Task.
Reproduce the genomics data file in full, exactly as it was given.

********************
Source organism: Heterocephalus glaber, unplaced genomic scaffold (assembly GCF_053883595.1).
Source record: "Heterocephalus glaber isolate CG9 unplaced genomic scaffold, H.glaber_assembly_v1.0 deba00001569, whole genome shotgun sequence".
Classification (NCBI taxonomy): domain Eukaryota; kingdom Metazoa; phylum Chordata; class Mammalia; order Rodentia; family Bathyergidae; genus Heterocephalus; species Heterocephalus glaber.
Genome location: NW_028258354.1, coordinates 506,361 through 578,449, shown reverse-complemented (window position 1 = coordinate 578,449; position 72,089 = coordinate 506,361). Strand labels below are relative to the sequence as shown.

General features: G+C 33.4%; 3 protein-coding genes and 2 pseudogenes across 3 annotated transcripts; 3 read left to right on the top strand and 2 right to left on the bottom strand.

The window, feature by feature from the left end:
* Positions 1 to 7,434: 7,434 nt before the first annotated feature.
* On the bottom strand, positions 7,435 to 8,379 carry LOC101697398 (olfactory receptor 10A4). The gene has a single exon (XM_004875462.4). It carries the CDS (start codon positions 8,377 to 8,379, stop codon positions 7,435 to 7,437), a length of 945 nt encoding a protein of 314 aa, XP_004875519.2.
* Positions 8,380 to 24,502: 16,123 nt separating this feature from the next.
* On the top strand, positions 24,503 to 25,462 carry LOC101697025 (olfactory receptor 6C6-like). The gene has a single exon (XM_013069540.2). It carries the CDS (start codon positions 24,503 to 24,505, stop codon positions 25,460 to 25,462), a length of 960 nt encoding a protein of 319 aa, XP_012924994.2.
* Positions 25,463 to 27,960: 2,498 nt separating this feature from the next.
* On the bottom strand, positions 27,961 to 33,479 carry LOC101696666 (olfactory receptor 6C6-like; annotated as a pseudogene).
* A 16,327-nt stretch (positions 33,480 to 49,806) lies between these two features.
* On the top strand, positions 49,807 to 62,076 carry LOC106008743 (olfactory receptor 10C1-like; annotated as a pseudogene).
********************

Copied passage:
Source organism: Heterocephalus glaber, unplaced genomic scaffold (assembly GCF_053883595.1).
Source record: "Heterocephalus glaber isolate CG9 unplaced genomic scaffold, H.glaber_assembly_v1.0 deba00001569, whole genome shotgun sequence".
Classification (NCBI taxonomy): domain Eukaryota; kingdom Metazoa; phylum Chordata; class Mammalia; order Rodentia; family Bathyergidae; genus Heterocephalus; species Heterocephalus glaber.
Genome location: NW_028258354.1, coordinates 506,361 through 578,449, shown reverse-complemented (window position 1 = coordinate 578,449; position 72,089 = coordinate 506,361). Strand labels below are relative to the sequence as shown.

General features: G+C 33.4%; 3 protein-coding genes and 2 pseudogenes across 3 annotated transcripts; 3 read left to right on the top strand and 2 right to left on the bottom strand.

The window, feature by feature from the left end:
* Positions 1 to 7,434: 7,434 nt before the first annotated feature.
* On the bottom strand, positions 7,435 to 8,379 carry LOC101697398 (olfactory receptor 10A4). The gene has a single exon (XM_004875462.4). It carries the CDS (start codon positions 8,377 to 8,379, stop codon positions 7,435 to 7,437), a length of 945 nt encoding a protein of 314 aa, XP_004875519.2.
* Positions 8,380 to 24,502: 16,123 nt separating this feature from the next.
* On the top strand, positions 24,503 to 25,462 carry LOC101697025 (olfactory receptor 6C6-like). The gene has a single exon (XM_013069540.2). It carries the CDS (start codon positions 24,503 to 24,505, stop codon positions 25,460 to 25,462), a length of 960 nt encoding a protein of 319 aa, XP_012924994.2.
* Positions 25,463 to 27,960: 2,498 nt separating this feature from the next.
* On the bottom strand, positions 27,961 to 33,479 carry LOC101696666 (olfactory receptor 6C6-like; annotated as a pseudogene).
* A 16,327-nt stretch (positions 33,480 to 49,806) lies between these two features.
* On the top strand, positions 49,807 to 62,076 carry LOC106008743 (olfactory receptor 10C1-like; annotated as a pseudogene).